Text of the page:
Though I am getting a feedback that my story is too strong.. and harsh as if a rape is happening every now and then in India……. I don’t know if I am right or not.
    Thanks for your support. Will surely think about it.
    fruity 🙂

  11. OMG this is a great piece of writing. Seems like a real story, as if you are narrating the story.

    Yeah I agree with this alarming high rate, one day it can be added to the Olympics.

    Well you should go ahead and think about publishing. I know you can attract so many readers and I know that u have it in you.

  12. Since its the first time you’re going to publish a book, I’d suggest you pick 20 of your best works and publish it. You have to make a strong statement to the readers through your book, that’ll make them coming back for more… I’m sure the quality is great since I know how you write…. Edit it properly for spelling, grammar and sentence structures and you’re all set. If you want to release the book in India, I can coordinate it for you here, from Bangalore… And you don’t need to worry about publicity coz I’m a PR guy with GREAT contacts in the media!
    And I don’t work for free – I need a lunch or dinner, whenever i’m in NZ or whenever you’re in India!! 😀

  13. Yaake,
    I want to start with short stories. I have written few – I don’t know what should be the ideal number of stories you’re looking at! Please advise.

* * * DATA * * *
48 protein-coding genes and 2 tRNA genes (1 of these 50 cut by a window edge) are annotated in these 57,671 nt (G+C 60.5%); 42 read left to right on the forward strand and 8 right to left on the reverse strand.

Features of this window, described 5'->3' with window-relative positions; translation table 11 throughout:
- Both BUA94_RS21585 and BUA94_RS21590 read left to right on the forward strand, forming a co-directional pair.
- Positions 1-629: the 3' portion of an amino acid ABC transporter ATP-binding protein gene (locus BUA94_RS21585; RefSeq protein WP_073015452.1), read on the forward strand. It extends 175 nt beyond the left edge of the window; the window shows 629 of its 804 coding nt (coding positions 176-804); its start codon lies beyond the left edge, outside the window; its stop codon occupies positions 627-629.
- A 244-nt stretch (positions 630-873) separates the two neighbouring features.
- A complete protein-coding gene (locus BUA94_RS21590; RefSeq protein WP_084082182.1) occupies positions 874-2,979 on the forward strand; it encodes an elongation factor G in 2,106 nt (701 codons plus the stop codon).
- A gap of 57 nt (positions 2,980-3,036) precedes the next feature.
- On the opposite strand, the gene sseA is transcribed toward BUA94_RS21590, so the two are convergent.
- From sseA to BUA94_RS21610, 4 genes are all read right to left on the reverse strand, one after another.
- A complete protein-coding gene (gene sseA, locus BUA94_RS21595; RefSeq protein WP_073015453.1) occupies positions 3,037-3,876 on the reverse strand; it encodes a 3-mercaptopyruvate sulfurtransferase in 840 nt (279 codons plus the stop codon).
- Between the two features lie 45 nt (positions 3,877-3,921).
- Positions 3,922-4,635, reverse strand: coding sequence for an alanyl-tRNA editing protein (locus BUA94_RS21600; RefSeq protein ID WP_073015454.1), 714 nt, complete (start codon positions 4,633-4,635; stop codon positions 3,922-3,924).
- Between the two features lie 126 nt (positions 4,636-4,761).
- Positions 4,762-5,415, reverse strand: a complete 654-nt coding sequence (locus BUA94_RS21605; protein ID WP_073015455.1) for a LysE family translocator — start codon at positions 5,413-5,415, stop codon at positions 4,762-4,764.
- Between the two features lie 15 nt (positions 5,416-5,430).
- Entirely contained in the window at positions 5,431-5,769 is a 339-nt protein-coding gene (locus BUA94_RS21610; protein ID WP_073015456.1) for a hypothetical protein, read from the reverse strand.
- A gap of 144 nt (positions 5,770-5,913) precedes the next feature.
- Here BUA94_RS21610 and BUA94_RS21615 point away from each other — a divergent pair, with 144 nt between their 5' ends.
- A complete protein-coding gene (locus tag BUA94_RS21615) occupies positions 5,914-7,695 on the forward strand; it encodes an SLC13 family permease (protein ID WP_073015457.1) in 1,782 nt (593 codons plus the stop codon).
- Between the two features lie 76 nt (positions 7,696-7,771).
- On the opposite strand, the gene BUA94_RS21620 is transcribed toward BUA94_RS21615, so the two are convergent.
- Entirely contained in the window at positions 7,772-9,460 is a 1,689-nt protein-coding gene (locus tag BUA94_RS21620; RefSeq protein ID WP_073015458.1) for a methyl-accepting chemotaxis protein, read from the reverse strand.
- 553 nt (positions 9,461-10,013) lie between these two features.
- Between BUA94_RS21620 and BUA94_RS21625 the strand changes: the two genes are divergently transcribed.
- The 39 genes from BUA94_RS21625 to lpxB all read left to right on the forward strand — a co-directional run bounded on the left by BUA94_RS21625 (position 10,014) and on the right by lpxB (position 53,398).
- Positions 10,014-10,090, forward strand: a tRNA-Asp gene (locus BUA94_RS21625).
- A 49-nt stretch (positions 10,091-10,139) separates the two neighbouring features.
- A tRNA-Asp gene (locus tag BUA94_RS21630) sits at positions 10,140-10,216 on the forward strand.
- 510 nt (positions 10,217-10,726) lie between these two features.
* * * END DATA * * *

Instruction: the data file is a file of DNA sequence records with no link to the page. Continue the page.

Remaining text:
Thanks for your support- it means a lot to me.
    I am also really worried about the security in India. Feels like we are still living in 18th century. 😦

  14. Fruity,
    Half your job’s done once you have made up your mind to go professional!! Do you want to write short stories or novels? Decide that and let me know… In either case, do you have some things written? As in, when I got my first book out, I had 25 short stories in it…
    Let me know and we can take it from there… I’m sure you’d be an overnight success… 🙂
    My forehead’s fine, but my conscious isn’t… I only wish blogging could help ameliorate this plague that indian women are facing…

  15. @ Yaake- Thanks for your tremendous take on the post. I am quite intrigued actually. I hope you haven’t hurt your forehead…. 😉
    Yes I have considered writing professionally but seriosuly speaking I don’t have the slightest clue regarding how to approach!!!!! I’d be really delighted if you’d guide me.
    fruity 😉

  16. Powerful writing, fruity! I’m impressed… Has to be your best creation so far… I was so immersed in it that I didn’t realize that I had moved soooo close to the screen until I bumped into it..!! hehe… but anyway, I loved the was you brought out the instances of time together and yet separated… 🙂
    have u considered professional writing? my publisher will more than happy to help u out… 🙂

  17. @ Muslimah- Hi!Thanks for your comment. No I am not a bengali. This is not a true story but yeah a true depiction of what’s happening in average households in India.